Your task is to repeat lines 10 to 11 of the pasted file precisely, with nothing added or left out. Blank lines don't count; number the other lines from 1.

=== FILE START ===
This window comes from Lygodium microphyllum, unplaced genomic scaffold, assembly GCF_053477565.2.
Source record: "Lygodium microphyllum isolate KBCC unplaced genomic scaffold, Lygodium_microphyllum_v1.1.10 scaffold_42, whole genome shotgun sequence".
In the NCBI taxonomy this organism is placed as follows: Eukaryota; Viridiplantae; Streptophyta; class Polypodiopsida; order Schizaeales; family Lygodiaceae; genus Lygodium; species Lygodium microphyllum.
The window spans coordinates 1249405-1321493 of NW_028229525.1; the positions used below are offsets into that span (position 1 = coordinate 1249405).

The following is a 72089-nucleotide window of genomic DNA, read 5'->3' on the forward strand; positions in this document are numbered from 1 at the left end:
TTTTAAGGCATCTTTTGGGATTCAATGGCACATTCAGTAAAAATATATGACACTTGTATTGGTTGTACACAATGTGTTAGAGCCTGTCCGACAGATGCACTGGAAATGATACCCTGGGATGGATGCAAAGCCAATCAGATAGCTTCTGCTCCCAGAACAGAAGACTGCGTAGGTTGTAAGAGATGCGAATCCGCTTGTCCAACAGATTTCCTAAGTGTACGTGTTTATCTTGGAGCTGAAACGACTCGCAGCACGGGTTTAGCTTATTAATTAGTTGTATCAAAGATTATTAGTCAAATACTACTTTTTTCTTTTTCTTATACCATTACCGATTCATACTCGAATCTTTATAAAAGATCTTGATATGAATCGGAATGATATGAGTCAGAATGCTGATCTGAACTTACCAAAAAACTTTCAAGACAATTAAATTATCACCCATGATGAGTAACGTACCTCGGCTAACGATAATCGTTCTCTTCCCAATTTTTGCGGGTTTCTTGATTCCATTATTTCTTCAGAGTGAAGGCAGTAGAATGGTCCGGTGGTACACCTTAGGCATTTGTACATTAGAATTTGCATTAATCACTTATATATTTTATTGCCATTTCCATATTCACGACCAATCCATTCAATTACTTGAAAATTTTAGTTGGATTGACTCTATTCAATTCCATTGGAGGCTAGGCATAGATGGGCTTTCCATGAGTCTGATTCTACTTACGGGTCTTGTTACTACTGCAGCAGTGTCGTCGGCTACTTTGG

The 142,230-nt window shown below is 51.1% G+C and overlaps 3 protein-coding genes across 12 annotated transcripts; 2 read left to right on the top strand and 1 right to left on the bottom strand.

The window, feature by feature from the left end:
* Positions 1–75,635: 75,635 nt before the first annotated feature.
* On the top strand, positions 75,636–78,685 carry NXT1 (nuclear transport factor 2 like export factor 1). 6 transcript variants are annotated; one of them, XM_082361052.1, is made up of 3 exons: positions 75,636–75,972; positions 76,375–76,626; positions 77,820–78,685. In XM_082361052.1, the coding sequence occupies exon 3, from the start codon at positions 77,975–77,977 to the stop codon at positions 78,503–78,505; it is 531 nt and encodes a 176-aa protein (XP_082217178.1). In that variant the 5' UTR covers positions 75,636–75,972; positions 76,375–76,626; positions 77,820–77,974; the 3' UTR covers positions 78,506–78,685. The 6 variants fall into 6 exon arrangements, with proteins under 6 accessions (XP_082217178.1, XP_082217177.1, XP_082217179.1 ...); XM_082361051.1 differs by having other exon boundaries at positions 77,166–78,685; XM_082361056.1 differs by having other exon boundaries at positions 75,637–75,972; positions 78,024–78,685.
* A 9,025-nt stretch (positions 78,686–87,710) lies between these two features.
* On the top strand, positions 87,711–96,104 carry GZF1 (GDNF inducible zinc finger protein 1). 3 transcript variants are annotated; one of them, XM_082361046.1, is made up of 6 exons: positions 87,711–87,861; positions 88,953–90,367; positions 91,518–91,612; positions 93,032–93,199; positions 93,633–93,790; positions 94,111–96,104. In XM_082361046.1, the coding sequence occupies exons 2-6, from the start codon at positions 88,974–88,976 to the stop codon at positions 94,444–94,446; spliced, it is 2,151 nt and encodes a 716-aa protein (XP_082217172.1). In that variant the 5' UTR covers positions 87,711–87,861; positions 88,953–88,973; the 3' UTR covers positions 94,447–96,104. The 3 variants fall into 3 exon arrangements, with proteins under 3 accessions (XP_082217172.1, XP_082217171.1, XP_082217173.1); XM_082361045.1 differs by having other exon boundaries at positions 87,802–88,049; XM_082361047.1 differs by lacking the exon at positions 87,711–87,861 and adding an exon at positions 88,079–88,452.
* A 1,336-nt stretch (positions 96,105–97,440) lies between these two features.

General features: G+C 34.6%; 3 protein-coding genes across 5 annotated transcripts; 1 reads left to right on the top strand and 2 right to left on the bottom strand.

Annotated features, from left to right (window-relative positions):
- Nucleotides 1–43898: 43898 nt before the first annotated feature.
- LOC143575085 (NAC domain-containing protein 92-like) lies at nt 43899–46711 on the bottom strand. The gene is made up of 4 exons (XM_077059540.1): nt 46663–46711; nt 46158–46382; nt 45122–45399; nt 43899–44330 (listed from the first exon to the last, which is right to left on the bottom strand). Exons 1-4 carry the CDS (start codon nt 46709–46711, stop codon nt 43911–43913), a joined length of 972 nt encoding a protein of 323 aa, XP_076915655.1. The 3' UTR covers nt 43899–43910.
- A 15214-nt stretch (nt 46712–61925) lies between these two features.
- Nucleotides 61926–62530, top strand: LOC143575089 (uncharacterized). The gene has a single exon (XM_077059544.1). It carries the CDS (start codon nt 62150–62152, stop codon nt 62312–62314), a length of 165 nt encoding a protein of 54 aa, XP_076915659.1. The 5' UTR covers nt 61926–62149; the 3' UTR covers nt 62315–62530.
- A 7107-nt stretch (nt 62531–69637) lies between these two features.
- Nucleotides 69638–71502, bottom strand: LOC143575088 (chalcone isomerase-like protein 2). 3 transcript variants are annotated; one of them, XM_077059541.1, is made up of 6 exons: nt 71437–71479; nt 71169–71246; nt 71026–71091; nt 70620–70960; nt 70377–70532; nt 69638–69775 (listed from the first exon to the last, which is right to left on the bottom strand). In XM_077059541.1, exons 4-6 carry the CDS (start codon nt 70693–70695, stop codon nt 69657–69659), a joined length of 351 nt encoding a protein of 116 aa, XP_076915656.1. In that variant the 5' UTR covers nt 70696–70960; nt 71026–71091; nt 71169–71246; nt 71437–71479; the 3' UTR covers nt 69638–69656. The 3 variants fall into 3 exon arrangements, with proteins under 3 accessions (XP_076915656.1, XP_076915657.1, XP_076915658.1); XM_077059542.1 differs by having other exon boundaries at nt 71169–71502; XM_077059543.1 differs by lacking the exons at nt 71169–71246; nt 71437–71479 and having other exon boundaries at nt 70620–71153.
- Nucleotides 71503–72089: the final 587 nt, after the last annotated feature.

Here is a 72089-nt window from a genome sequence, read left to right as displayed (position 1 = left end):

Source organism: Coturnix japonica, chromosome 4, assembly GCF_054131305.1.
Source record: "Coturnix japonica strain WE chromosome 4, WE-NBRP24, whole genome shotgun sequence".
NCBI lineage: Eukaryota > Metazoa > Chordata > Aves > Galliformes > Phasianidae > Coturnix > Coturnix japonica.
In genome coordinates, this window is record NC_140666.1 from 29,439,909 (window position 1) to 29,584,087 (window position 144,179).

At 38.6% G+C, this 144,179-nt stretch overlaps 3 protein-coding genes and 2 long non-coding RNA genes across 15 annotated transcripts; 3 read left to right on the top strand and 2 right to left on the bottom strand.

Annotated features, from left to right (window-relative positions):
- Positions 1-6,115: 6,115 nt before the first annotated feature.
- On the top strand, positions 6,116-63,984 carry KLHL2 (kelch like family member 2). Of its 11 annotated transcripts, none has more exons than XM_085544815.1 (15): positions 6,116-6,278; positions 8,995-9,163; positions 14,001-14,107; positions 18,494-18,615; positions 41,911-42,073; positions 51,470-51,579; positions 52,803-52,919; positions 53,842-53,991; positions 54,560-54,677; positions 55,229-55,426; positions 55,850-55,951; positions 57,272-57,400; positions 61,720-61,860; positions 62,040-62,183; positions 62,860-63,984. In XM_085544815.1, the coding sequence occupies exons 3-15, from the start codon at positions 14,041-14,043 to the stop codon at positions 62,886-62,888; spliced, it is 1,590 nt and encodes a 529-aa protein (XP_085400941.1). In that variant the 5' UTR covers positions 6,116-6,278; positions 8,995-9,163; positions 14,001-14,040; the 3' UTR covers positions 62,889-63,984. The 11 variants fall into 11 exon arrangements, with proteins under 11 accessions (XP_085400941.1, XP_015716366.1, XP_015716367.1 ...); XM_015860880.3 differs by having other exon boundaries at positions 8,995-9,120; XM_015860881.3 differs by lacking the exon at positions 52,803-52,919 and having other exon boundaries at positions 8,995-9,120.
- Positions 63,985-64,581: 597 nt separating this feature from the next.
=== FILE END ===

* On the top strand, positions 75,636–78,685 carry NXT1 (nuclear transport factor 2 like export factor 1). 6 transcript variants are annotated; one of them, XM_082361052.1, is made up of 3 exons: positions 75,636–75,972; positions 76,375–76,626; positions 77,820–78,685. In XM_082361052.1, the coding sequence occupies exon 3, from the start codon at positions 77,975–77,977 to the stop codon at positions 78,503–78,505; it is 531 nt and encodes a 176-aa protein (XP_082217178.1). In that variant the 5' UTR covers positions 75,636–75,972; positions 76,375–76,626; positions 77,820–77,974; the 3' UTR covers positions 78,506–78,685. The 6 variants fall into 6 exon arrangements, with proteins under 6 accessions (XP_082217178.1, XP_082217177.1, XP_082217179.1 ...); XM_082361051.1 differs by having other exon boundaries at positions 77,166–78,685; XM_082361056.1 differs by having other exon boundaries at positions 75,637–75,972; positions 78,024–78,685.
* A 9,025-nt stretch (positions 78,686–87,710) lies between these two features.